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National consultation on the Draft National Preventative Health Strategy


This week FARE submitted to the Draft National Preventative Health Strategy (NPHS) consultation. In our submission, FARE welcomed the inclusion of a focus area on reducing alcohol harms. In this focus area, the draft NPHS identifies the significant contribution that alcohol use contributes to preventable disease and injury in Australia and the need for preventative action that addresses harm reduction and reduction in the demand and supply of alcoholic products. The draft NPHS also acknowledges the social and structural drivers contributing to harmful alcohol use.

FARE were please that the draft NPHS included a target for reducing risky alcohol use by 10% by 2025; with risky alcohol use defined using the 2020 Australian Guidelines to Reduce Health Risks from Drinking Alcohol as drinking more than 10 standard drinks a week or more than 4 standard drinks on any one day. We recommended that the NPHS must go further by including additional targets for risky alcohol use, particularly addressing the other two Alcohol Guidelines: that people under 18 years of age, and that women who are pregnant or breastfeeding, should not drink alcohol.

FARE also recommended policy achievements addressing the restriction of alcohol availability and promotion, reduction of alcohol affordability, and evidence-based and credible mass media campaigns to promote the NHMRC Australian Guidelines to Reduce Health Risks from Drinking Alcohol.

Throughout our submission, FARE took the strong stance that public health policies and strategies must be protected from the vested commercial interests of alcohol companies.


  1. The NPHS includes the following 5 targets for reducing alcohol harm within the ‘reducing alcohol and other drug harm’ focus area:
    • 10% reduction in risky alcohol use by Australians (≥14 years) by 2025
    • 20% reduction in young people (aged 14-17 years) using alcohol by 2030
    • 1 year increase in the average age at which young people (14-24 years) first try alcohol by 2030
    • 20% reduction in women who use alcohol while pregnant by 2030
    • 20% reduction of women using alcohol while breastfeeding by 2030
  2. Under the focus area ‘reducing alcohol and other drug harm’
    • Create a stand-alone policy achievement for alcohol availability: Alcohol availability is restricted through regulation of outlet location, size and density, and online sales and delivery of alcohol.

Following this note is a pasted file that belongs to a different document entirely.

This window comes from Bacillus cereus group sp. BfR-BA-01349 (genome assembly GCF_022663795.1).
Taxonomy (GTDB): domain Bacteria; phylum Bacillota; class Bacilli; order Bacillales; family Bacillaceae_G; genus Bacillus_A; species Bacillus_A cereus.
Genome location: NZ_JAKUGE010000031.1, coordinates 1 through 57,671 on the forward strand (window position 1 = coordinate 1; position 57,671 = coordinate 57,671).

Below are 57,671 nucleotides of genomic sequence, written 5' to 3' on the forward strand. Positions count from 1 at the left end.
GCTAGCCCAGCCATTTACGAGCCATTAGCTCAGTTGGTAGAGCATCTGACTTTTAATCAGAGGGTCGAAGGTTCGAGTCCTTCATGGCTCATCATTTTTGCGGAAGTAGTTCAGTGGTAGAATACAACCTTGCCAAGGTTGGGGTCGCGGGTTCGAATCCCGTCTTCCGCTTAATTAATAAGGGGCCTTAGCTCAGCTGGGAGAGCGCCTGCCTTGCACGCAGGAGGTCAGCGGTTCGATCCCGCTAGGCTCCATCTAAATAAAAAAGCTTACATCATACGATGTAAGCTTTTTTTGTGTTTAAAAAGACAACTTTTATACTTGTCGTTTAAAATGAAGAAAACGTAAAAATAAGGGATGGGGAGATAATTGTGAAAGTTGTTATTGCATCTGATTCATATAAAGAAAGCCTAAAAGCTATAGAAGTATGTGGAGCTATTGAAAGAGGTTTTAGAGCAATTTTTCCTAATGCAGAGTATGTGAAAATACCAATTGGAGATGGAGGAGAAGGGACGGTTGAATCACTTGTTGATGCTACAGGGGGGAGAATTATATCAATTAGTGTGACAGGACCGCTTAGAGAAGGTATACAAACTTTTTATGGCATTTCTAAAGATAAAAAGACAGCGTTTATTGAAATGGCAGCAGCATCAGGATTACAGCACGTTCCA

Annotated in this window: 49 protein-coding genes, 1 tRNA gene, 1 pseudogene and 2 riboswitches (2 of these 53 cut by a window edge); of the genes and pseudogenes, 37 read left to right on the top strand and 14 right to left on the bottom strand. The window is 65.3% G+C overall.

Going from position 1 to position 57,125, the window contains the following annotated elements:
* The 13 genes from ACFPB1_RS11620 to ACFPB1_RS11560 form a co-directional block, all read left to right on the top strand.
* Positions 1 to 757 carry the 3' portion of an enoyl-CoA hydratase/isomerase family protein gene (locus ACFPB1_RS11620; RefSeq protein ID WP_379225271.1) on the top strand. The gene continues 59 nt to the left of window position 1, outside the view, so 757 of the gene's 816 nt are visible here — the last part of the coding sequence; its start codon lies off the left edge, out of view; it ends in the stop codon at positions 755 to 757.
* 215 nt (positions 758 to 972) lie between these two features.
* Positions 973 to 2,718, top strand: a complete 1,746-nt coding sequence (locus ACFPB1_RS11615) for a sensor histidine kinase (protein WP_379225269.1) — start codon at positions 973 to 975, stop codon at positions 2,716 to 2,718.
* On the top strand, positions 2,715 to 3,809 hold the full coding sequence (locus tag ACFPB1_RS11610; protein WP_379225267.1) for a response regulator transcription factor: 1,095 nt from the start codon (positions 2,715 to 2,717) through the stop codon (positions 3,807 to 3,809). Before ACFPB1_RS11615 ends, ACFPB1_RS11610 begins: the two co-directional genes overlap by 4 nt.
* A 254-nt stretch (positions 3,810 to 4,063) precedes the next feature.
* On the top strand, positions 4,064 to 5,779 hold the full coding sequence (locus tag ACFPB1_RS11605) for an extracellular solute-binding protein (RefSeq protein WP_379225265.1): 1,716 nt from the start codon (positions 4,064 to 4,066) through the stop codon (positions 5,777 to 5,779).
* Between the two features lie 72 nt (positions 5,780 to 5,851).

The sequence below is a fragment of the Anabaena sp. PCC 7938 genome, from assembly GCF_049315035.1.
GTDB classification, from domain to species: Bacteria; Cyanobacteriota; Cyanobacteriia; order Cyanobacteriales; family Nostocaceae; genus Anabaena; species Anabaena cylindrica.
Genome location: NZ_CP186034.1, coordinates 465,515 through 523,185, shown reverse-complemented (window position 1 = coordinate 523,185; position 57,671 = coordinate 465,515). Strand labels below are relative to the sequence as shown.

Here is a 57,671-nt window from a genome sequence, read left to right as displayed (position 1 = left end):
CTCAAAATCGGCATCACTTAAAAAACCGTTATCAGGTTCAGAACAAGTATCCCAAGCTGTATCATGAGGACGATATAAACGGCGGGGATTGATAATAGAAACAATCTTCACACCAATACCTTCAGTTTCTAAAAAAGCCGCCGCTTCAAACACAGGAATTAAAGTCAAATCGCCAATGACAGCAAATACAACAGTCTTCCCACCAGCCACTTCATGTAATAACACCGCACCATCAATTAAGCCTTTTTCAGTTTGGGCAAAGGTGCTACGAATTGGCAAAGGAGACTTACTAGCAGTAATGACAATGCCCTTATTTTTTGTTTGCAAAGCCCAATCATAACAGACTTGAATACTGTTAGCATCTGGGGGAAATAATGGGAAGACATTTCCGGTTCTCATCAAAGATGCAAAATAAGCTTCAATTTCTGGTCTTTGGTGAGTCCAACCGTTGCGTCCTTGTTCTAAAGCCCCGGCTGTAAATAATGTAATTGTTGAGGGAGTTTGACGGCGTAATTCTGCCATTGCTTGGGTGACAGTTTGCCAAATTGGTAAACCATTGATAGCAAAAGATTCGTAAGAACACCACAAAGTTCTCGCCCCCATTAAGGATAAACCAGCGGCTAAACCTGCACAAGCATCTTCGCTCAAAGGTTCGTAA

• Expand the policy achievement for restricting exposure of alcohol marketing: Restrict exposure to alcohol marketing for young people under 25 years of age, including through digital media, through independent legislative controls.
    • Create a stand-alone policy achievement for promoting the Alcohol Guidelines: The NHMRC Australian Guidelines to Reduce Health Risks from Drinking Alcohol are promoted using evidence-based and credible mass media campaigns.
    • Include the policy achievement: Pricing policies are implemented that reduce risky alcohol use.
    • Include the policy achievement: Public health policies and strategies are protected from alcohol industry involvement and interference.
  3. The NPHS includes supportive environments as a seventh principle.
  4. The NPHS includes “Methods and media for dissemination of health information is evidence-based” as a sixth policy achievement under the enabler ‘Information and health literacy’.
  5. The NPHS specifically acknowledges commercial determinants contributing to harmful alcohol use in the ‘reducing alcohol and other drug harm’ focus area.
  6. Allocate responsibility for implementation of the Strategy to levels of government, departments and agencies.
  7. Remove references to industry as a prevention partner from the NPHS.

FARE supports policy reforms that contribute to a reduction in alcohol-related harms in Australia. Our policy work is informed by the evidence of what is most effective in reducing alcohol-related harms. We support the progression of population-based health measures, which take into consideration the far reaching and complex impacts of alcohol-related harms.

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